kern.timecounter.hardware: ACPI-fast -> TSC

       Other systems may only allow setting the time source on boot. On older
       Linux systems the "clock" kernel setting is the only way to make this
       sort of change. And even on some more recent ones, the only option
       you'll see for a clock source is "jiffies". Jiffies are the older Linux
       software clock implementation, which can have good resolution when it's
       backed by fast enough timing hardware, as in this example:

           $ cat /sys/devices/system/clocksource/clocksource0/available_clocksource
           $ dmesg | grep time.c
           time.c: Using 3.579545 MHz WALL PM GTOD PIT/TSC timer.
           time.c: Detected 2400.153 MHz processor.
           $ pg_test_timing
           Testing timing overhead for 3 seconds.
           Per timing duration including loop overhead: 97.75 ns
           Histogram of timing durations:
             < us   % of total      count
                1     90.23734   27694571
                2      9.75277    2993204
                4      0.00981       3010
                8      0.00007         22
               16      0.00000          1
               32      0.00000          1

   Clock Hardware and Timing Accuracy
       Collecting accurate timing information is normally done on computers
       using hardware clocks with various levels of accuracy. With some
       hardware the operating systems can pass the system clock time almost
       directly to programs. A system clock can also be derived from a chip
       that simply provides timing interrupts, periodic ticks at some known
       time interval. In either case, operating system kernels provide a clock
       source that hides these details. But the accuracy of that clock source
       and how quickly it can return results varies based on the underlying

       Inaccurate time keeping can result in system instability. Test any
       change to the clock source very carefully. Operating system defaults
       are sometimes made to favor reliability over best accuracy. And if you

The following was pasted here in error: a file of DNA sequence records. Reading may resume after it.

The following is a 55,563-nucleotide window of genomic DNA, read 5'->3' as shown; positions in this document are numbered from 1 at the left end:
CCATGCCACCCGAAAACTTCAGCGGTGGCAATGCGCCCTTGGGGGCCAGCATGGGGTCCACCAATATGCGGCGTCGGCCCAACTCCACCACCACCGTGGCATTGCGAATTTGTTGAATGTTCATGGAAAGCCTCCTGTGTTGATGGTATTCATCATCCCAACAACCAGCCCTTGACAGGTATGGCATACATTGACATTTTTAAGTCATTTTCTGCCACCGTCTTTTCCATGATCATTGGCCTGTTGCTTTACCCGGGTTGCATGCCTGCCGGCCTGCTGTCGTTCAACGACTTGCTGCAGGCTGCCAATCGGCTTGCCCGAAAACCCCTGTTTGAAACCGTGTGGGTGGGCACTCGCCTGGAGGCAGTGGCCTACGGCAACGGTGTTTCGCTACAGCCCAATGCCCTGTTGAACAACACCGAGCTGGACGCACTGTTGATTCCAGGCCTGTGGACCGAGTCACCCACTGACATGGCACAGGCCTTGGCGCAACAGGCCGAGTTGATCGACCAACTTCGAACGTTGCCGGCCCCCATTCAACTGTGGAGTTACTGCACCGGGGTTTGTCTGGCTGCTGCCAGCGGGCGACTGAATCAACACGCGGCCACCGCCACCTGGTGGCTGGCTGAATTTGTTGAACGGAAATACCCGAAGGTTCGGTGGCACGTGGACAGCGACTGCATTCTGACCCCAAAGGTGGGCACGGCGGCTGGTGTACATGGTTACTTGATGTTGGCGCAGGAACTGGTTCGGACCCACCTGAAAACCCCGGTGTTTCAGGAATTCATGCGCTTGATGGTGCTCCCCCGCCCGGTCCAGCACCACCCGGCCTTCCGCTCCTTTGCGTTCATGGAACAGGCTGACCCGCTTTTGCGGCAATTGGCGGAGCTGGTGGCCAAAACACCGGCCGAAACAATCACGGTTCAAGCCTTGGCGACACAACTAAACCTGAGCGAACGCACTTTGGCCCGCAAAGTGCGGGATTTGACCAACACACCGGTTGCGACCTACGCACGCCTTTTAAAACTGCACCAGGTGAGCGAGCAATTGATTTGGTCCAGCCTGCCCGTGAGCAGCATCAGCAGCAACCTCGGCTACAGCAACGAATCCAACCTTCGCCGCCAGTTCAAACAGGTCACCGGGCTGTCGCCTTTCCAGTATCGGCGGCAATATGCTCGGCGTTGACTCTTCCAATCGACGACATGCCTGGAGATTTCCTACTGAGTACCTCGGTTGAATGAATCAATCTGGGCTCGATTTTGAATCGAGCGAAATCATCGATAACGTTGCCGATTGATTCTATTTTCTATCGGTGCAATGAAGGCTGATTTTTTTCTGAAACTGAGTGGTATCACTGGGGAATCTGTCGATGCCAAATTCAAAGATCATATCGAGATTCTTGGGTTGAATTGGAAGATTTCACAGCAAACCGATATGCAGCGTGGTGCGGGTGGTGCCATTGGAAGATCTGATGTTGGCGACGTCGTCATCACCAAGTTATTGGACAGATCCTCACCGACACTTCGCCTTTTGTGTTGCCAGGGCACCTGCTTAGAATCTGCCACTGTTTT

are using a virtual machine, look into the recommended time sources
       compatible with it. Virtual hardware faces additional difficulties when
       emulating timers, and there are often per operating system settings
       suggested by vendors.

       The Time Stamp Counter (TSC) clock source is the most accurate one
       available on current generation CPUs. It's the preferred way to track
       the system time when it's supported by the operating system and the TSC
       clock is reliable. There are several ways that TSC can fail to provide
       an accurate timing source, making it unreliable. Older systems can have
       a TSC clock that varies based on the CPU temperature, making it
       unusable for timing. Trying to use TSC on some older multicore CPUs can
       give a reported time that's inconsistent among multiple cores. This can
       result in the time going backwards, a problem this program checks for.
       And even the newest systems can fail to provide accurate TSC timing
       with very aggressive power saving configurations.

       Newer operating systems may check for the known TSC problems and switch
       to a slower, more stable clock source when they are seen. If your
       system supports TSC time but doesn't default to that, it may be
       disabled for a good reason. And some operating systems may not detect
       all the possible problems correctly, or will allow using TSC even in
       situations where it's known to be inaccurate.

       The High Precision Event Timer (HPET) is the preferred timer on systems
       where it's available and TSC is not accurate. The timer chip itself is
       programmable to allow up to 100 nanosecond resolution, but you may not
       see that much accuracy in your system clock.

       Advanced Configuration and Power Interface (ACPI) provides a Power
       Management (PM) Timer, which Linux refers to as the acpi_pm. The clock
       derived from acpi_pm will at best provide 300 nanosecond resolution.

       Timers used on older PC hardware include the 8254 Programmable Interval
       Timer (PIT), the real-time clock (RTC), the Advanced Programmable
       Interrupt Controller (APIC) timer, and the Cyclone timer. These timers
       aim for millisecond resolution.



PostgreSQL 12.0                      2019                    pg_test_timing(1)

postgresql 12.0 - Generated Mon Oct 28 18:21:19 CDT 2019